They are the offspring of what Tom Brokaw call America’s "Greatest Generation." The Greatest Generation went to WWII to defeat oppressive dictators and save freedom. They are the people who produced and equipped the greatest fighting force known to man by mobilizing our natural resources.
In the peace that followed the war, these same people led the free world in the production of consumer goods. Under their leadership, the United States became the envy of the rest of the world.
Several months ago, I read an editorial in the Macon Telegraph that pointed to the one glaring mistake made by this "Greatest Generation." They failed to pass on to their children their value system, the very thing that made them great, according to the author.
The "Baby Boomers" grew up in a time of prosperity. They grew in a time when most people had more and more disposable income. Maybe you may remember, as I, when the automobile industry put on an extensive ad campaign to justify a family owning a second car. Currently it is not strange to find as many cars in a family as there are members with driver licences.
This prosperity, disposable income and parental attitude of wanting more and more for their children naturally had a great impact on the "Baby Boomers." These have been my target audience since I began preaching in 1950. I have found them to be an interesting group.
The "Baby Boomers" seek personal freedom and individual fulfillment. They are a consumer generation. They want to make as much money as possible and make it as fast as they can. They want the very best of everything. The best food, the best wine at the very best restaurants. They want to live in the largest houses with as many labor saving gadgets as they can afford with the largest loan they think they can afford.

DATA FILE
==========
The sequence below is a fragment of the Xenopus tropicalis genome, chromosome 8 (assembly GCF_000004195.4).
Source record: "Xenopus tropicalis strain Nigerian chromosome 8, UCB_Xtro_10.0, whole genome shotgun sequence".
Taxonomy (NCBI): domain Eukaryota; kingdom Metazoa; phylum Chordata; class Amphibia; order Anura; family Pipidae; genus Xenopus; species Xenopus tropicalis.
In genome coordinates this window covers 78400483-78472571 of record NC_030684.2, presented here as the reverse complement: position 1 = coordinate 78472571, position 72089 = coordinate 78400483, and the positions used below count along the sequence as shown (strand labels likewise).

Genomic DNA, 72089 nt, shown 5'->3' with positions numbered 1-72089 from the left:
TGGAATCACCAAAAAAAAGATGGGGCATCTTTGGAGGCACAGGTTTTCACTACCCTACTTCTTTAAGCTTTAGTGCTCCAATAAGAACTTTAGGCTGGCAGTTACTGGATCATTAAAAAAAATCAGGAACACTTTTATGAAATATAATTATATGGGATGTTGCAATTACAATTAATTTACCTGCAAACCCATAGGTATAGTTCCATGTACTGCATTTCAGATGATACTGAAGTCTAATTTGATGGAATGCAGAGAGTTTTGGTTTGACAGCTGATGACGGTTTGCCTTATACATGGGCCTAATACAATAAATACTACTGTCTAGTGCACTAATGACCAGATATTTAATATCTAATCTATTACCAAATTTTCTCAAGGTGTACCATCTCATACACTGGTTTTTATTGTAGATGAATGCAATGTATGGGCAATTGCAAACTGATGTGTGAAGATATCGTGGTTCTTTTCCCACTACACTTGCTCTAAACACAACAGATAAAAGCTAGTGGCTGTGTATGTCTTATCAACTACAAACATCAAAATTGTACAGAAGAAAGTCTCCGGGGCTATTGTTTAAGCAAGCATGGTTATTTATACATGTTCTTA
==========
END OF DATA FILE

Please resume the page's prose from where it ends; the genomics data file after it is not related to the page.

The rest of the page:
They want the best cars, the very best schools for their children, the best health furnished by the very best sports equipment. They want good vacations in the very best places in the world. In many cases both parents must work to pay for this lifestyle.
Many of these "Baby Boomers" rebel against accepted social graces. They reject things that interfere with their freedom and restrict their self fulfillment. Many reject commitments of any kind. Loyalty and faithfulness are not a part of their core values.
Everything is measured by a "what’s in it for me" attitude. They dismiss the common good. It is "my good" they seek. This attitude may explain the greed that is at the bottom of the financial scandals, such as savings and loan, Enron and the sub-prime mortgage debacle, to name a few.
Slowly, I am coming to believe the theologians who have been proclaiming for years that we are no longer living in a Christian nation in any true sense of that term. Our society is now, or soon will be, an entirely secular one.
Not only will it not be Christian as historically understood, but the community will be openly hostile to what traditionally has been known as Christian. This is nothing new. This is how our understanding of morality, the meaning of the brotherhood of man, the law of love began. It was this way in the beginning. This is our challenge.